With no more evidence to be seen, a 12-person jury will decide if Ross Ulbricht is the real-life identity of Dread Pirate Roberts, the mastermind who created and ran the Silk Road drug-dealing website.

Standing trial in New York, Ulbricht, 30, faces charges of narcotics trafficking, computer hacking, money laundering and conspiracy to traffic fraudulent IDs, with a maximum sentence of up to life in prison.

But the most serious charge is of engaging in "continuing criminal enterprise," a charge usually reserved for the leaders of organised gangs and which can add at least 20 years to the maximum sentence.

After sitting through three weeks of evidence from the FBI, computer experts, witnesses and Ulbricht's defence team, the six-man, six-woman jury must now decide his fate.

'Silk Road was his baby...his passion'

The trial's closing arguments saw the prosecution claim Ulbricht ran the Silk Road website from its creation in early 2011 to its closure by the FBI in October, 2013. Prosecutors describe the Texan as a power-hungry kingpin who used threats of violence and murder to protect his multimillion-dollar drug empire.

Silk Road "was his baby, and he stayed with it enthusiastically for nearly three years," assistant US attorney Serrin Turner told the court. "It was his secret livelihood. It was his passion."

But Ulbricht's defence team, lead by lawyer Joshua Dratel, disagree entirely. They say that, despite Ulbricht creating the website as an "economic experiment," he gave it away to an unknown person soon after, and was only lured back to take control when the FBI was about to strike.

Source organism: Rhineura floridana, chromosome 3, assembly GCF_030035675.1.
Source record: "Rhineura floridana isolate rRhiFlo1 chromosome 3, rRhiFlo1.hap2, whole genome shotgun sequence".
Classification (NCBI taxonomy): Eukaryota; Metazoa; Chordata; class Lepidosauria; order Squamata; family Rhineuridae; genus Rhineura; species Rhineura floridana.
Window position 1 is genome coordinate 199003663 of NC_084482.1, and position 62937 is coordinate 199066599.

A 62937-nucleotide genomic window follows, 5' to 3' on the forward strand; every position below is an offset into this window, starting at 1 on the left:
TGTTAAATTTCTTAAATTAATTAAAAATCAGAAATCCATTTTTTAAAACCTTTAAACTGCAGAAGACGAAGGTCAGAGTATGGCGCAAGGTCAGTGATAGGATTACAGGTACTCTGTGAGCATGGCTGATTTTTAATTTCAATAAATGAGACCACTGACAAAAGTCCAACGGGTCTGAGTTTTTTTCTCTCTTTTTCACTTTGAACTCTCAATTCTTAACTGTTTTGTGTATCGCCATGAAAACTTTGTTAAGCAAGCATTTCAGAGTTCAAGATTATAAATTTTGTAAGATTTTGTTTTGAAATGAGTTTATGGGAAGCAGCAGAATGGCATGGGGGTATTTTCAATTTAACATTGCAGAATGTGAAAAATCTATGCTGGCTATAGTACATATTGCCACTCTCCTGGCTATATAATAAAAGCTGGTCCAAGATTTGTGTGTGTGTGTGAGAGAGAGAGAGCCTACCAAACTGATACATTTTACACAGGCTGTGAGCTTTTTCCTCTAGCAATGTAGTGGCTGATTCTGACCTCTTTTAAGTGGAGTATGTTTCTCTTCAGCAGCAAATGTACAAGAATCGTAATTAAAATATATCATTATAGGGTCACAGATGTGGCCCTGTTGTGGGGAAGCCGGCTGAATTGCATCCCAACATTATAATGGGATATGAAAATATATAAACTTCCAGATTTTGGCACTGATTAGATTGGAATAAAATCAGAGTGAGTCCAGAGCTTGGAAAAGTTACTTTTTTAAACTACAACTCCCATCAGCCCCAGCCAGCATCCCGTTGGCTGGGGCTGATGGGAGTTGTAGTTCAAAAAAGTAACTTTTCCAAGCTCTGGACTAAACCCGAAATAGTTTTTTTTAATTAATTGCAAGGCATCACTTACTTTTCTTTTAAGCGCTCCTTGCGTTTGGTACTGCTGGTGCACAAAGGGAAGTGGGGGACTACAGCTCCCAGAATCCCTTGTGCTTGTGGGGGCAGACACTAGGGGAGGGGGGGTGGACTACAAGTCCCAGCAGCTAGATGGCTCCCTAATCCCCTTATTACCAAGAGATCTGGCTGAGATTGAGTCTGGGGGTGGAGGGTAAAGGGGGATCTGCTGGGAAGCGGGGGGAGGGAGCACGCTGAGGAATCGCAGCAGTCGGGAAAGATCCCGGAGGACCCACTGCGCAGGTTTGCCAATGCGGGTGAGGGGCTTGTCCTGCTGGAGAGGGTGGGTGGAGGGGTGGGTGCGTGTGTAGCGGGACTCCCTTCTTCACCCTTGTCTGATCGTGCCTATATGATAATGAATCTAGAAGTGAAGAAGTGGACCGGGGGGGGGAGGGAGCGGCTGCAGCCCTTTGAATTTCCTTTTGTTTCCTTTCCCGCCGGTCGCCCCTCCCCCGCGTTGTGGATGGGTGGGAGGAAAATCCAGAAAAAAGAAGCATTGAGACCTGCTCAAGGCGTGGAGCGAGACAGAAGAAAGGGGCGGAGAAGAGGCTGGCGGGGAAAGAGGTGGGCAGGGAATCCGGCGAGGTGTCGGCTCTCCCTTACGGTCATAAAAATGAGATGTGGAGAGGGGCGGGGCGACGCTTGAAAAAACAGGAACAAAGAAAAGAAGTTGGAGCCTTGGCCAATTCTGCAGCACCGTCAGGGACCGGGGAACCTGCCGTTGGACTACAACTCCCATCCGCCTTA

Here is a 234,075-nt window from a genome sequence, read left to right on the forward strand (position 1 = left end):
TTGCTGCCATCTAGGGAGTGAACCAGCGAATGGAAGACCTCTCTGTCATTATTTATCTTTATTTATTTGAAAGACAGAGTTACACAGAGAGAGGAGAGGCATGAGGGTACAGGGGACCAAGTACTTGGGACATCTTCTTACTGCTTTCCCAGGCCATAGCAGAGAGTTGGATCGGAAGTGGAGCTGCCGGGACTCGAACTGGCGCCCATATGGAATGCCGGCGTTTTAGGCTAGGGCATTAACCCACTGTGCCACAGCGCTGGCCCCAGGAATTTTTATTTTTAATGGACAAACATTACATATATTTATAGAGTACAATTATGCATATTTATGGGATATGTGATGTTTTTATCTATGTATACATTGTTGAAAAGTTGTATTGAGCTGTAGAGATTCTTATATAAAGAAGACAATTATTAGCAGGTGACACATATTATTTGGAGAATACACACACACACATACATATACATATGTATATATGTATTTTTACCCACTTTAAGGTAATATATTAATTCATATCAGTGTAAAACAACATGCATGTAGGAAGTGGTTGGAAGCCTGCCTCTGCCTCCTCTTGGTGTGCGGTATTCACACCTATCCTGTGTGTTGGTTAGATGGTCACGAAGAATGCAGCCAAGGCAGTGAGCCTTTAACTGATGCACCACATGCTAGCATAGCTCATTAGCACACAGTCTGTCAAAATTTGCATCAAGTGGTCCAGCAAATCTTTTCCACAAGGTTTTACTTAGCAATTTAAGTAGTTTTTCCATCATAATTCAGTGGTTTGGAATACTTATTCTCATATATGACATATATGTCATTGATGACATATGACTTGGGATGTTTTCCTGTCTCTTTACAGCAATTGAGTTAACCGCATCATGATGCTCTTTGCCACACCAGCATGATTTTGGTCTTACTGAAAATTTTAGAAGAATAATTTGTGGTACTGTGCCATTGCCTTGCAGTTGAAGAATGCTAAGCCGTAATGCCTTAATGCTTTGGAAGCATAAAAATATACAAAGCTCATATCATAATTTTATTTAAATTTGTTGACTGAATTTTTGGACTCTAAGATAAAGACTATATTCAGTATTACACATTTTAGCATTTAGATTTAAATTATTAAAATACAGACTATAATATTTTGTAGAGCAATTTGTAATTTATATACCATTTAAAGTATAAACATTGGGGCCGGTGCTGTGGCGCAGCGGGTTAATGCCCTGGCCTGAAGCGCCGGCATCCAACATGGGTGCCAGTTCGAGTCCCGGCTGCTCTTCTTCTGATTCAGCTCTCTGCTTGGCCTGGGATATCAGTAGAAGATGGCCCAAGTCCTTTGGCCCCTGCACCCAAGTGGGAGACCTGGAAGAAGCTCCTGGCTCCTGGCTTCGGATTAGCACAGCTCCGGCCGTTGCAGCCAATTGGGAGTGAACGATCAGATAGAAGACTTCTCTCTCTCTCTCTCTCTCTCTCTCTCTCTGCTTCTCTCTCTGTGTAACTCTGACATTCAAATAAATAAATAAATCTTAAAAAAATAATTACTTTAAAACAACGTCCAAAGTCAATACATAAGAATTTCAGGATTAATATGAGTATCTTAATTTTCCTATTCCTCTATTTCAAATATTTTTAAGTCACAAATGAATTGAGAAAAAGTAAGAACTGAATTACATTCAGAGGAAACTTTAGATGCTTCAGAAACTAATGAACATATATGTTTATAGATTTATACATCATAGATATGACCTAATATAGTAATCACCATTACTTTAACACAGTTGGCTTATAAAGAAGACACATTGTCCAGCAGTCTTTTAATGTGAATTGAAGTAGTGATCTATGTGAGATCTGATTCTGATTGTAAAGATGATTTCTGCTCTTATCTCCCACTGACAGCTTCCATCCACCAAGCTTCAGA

Defending Ulbricht against a journal and chat logs found on his laptop detailing the inner working of Silk Road, Dratel claims the evidence could have been planted by the real Dread Pirate Roberts to make Ulbricht "the perfect fall-guy".

Dratel told the court: "The internet denies us the ability to say for sure...what is transparent and what is hidden. You never know who precisely is on the other side of that computer."

Keeping journal 'a little too convenient'

Disagreeing, and pointing to the journal, chat logs and Silk Road administration pages found on Ulbricht's laptop, seized during his arrest, Turner said: "There were no little elves that put all that evidence on the defendant's computer."

But Dratel says a criminal mastermind like Dread Pirate Roberts (DPR), obsessed with keeping their identity secret, would not write everything down in a diary.

Dratel said there are "a lot of blinking neon signs in this case that have been created to incriminate Mr Ulbricht, and I submit to you that DPR was doing it. Keeping a journal like that and saving it on your laptop? A little too convenient. Does that sound like [Dread Pirate Roberts]?"

Jury deliberations will begin on 4 February and a decision could be reached before the end of the week.